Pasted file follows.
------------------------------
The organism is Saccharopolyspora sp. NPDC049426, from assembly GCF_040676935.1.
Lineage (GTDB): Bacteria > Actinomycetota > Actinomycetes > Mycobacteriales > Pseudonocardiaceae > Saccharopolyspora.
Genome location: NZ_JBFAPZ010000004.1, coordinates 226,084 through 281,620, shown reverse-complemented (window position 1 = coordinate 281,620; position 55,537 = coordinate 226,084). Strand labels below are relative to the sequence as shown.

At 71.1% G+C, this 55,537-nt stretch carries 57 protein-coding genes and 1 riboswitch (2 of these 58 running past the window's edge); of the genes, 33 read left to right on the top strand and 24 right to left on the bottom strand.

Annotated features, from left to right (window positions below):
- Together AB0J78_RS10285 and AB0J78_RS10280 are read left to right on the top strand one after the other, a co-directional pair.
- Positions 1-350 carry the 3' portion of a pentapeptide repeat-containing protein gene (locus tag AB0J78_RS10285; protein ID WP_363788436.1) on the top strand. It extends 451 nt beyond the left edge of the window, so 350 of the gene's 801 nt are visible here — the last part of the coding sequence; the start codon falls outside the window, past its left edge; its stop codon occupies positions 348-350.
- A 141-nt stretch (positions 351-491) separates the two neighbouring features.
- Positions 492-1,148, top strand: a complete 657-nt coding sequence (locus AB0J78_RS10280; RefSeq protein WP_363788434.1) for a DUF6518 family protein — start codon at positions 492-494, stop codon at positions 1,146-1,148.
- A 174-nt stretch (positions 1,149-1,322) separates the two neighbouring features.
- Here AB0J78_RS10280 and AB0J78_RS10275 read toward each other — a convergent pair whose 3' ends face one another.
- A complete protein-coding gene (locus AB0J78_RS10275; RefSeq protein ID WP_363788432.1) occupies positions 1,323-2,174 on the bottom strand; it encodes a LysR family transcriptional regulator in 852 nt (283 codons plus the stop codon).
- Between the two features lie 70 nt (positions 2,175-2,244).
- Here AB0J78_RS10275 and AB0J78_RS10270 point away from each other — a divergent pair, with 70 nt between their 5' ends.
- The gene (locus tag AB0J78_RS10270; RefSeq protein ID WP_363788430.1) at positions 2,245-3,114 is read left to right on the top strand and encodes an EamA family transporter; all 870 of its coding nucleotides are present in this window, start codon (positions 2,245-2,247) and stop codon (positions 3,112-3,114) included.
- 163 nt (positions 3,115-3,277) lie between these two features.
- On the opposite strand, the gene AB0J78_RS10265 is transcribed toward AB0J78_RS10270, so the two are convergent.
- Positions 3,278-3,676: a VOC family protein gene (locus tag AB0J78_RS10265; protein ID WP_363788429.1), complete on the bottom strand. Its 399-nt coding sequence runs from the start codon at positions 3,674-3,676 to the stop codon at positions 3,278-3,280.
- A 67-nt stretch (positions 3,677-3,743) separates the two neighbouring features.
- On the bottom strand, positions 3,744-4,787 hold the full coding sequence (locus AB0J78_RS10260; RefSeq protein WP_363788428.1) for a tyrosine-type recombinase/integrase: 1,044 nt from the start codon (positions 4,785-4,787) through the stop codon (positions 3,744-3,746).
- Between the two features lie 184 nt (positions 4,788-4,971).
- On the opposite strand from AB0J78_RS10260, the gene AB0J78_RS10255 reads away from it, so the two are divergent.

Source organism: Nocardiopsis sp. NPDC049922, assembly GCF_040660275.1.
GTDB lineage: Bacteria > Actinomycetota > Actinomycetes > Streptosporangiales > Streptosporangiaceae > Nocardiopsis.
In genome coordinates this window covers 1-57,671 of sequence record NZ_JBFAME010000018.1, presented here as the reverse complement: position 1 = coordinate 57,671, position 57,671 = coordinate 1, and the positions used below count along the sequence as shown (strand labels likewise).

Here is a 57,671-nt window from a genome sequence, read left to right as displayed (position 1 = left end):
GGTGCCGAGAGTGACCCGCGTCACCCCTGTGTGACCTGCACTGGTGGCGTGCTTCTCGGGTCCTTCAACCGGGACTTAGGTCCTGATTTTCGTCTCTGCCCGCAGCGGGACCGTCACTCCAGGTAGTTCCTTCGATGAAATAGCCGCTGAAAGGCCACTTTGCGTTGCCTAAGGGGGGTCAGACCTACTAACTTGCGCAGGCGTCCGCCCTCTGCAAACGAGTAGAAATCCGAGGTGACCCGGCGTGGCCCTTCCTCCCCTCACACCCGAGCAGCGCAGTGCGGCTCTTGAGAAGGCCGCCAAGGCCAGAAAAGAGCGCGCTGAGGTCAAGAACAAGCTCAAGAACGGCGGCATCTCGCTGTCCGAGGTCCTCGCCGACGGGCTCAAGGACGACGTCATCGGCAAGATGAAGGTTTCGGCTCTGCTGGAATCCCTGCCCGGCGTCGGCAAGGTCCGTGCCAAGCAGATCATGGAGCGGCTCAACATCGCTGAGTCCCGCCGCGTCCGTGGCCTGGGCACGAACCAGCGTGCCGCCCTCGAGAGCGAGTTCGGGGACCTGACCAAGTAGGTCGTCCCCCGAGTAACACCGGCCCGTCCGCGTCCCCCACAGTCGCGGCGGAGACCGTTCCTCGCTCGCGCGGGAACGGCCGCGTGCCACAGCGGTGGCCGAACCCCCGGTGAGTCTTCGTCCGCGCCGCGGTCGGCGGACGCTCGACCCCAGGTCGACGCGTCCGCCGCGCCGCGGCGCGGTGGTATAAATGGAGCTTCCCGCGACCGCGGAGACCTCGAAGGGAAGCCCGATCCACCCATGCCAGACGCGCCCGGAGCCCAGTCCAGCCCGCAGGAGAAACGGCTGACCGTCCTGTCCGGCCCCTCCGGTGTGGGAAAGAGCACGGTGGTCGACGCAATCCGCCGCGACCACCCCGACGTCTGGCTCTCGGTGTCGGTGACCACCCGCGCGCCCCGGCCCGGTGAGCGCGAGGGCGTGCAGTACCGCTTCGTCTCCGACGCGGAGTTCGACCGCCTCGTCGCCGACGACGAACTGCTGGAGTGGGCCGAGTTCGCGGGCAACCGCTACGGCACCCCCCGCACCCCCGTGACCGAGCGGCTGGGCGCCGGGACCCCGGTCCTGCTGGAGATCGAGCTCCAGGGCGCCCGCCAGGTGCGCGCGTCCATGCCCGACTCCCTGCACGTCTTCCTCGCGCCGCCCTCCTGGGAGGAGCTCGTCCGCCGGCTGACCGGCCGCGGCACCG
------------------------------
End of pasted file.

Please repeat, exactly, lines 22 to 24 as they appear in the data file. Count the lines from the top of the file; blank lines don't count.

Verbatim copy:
- On the opposite strand from AB0J78_RS10260, the gene AB0J78_RS10255 reads away from it, so the two are divergent.

Source organism: Nocardiopsis sp. NPDC049922, assembly GCF_040660275.1.
GTDB lineage: Bacteria > Actinomycetota > Actinomycetes > Streptosporangiales > Streptosporangiaceae > Nocardiopsis.